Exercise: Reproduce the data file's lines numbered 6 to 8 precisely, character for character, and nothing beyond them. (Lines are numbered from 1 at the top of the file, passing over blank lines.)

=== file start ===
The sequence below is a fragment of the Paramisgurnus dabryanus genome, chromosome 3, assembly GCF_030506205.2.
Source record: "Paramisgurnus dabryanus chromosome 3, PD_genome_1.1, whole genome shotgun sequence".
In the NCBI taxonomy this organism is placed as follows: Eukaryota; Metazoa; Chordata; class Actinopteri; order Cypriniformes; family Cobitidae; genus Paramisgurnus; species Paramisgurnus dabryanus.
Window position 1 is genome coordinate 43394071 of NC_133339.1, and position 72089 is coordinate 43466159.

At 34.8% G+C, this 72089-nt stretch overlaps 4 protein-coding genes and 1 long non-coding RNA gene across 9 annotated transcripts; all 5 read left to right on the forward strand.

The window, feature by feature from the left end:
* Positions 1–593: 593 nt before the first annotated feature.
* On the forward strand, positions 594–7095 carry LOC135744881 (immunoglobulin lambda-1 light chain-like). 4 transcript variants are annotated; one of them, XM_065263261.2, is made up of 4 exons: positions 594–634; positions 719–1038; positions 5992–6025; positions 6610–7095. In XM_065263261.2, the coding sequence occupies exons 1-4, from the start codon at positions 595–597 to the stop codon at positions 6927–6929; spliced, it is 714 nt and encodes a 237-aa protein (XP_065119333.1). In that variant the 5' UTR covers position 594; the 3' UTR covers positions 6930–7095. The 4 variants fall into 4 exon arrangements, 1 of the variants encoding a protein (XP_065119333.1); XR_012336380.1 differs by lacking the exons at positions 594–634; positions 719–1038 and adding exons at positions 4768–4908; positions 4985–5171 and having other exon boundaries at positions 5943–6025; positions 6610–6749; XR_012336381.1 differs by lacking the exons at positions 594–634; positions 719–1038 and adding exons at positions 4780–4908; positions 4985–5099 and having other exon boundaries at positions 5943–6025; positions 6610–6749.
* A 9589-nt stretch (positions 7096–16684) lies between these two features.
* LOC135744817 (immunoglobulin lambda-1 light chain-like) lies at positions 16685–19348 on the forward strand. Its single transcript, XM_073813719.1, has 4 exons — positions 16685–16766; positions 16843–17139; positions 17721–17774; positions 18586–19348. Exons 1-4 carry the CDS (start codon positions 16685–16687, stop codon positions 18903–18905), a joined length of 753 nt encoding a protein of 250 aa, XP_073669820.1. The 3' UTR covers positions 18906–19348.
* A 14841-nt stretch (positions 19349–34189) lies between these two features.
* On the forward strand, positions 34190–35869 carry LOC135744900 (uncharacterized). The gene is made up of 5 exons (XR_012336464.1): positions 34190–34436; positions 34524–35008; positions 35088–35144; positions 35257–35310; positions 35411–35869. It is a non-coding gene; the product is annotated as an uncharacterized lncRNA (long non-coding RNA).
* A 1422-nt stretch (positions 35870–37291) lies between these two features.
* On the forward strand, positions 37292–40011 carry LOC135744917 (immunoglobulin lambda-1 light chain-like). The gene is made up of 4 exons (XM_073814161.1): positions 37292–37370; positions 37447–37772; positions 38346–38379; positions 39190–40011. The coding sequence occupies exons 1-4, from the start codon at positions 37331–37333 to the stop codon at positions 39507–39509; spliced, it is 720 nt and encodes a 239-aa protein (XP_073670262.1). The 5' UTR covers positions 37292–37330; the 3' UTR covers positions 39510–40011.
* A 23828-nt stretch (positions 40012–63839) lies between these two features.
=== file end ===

The window, feature by feature from the left end:
* Positions 1–593: 593 nt before the first annotated feature.
* On the forward strand, positions 594–7095 carry LOC135744881 (immunoglobulin lambda-1 light chain-like). 4 transcript variants are annotated; one of them, XM_065263261.2, is made up of 4 exons: positions 594–634; positions 719–1038; positions 5992–6025; positions 6610–7095. In XM_065263261.2, the coding sequence occupies exons 1-4, from the start codon at positions 595–597 to the stop codon at positions 6927–6929; spliced, it is 714 nt and encodes a 237-aa protein (XP_065119333.1). In that variant the 5' UTR covers position 594; the 3' UTR covers positions 6930–7095. The 4 variants fall into 4 exon arrangements, 1 of the variants encoding a protein (XP_065119333.1); XR_012336380.1 differs by lacking the exons at positions 594–634; positions 719–1038 and adding exons at positions 4768–4908; positions 4985–5171 and having other exon boundaries at positions 5943–6025; positions 6610–6749; XR_012336381.1 differs by lacking the exons at positions 594–634; positions 719–1038 and adding exons at positions 4780–4908; positions 4985–5099 and having other exon boundaries at positions 5943–6025; positions 6610–6749.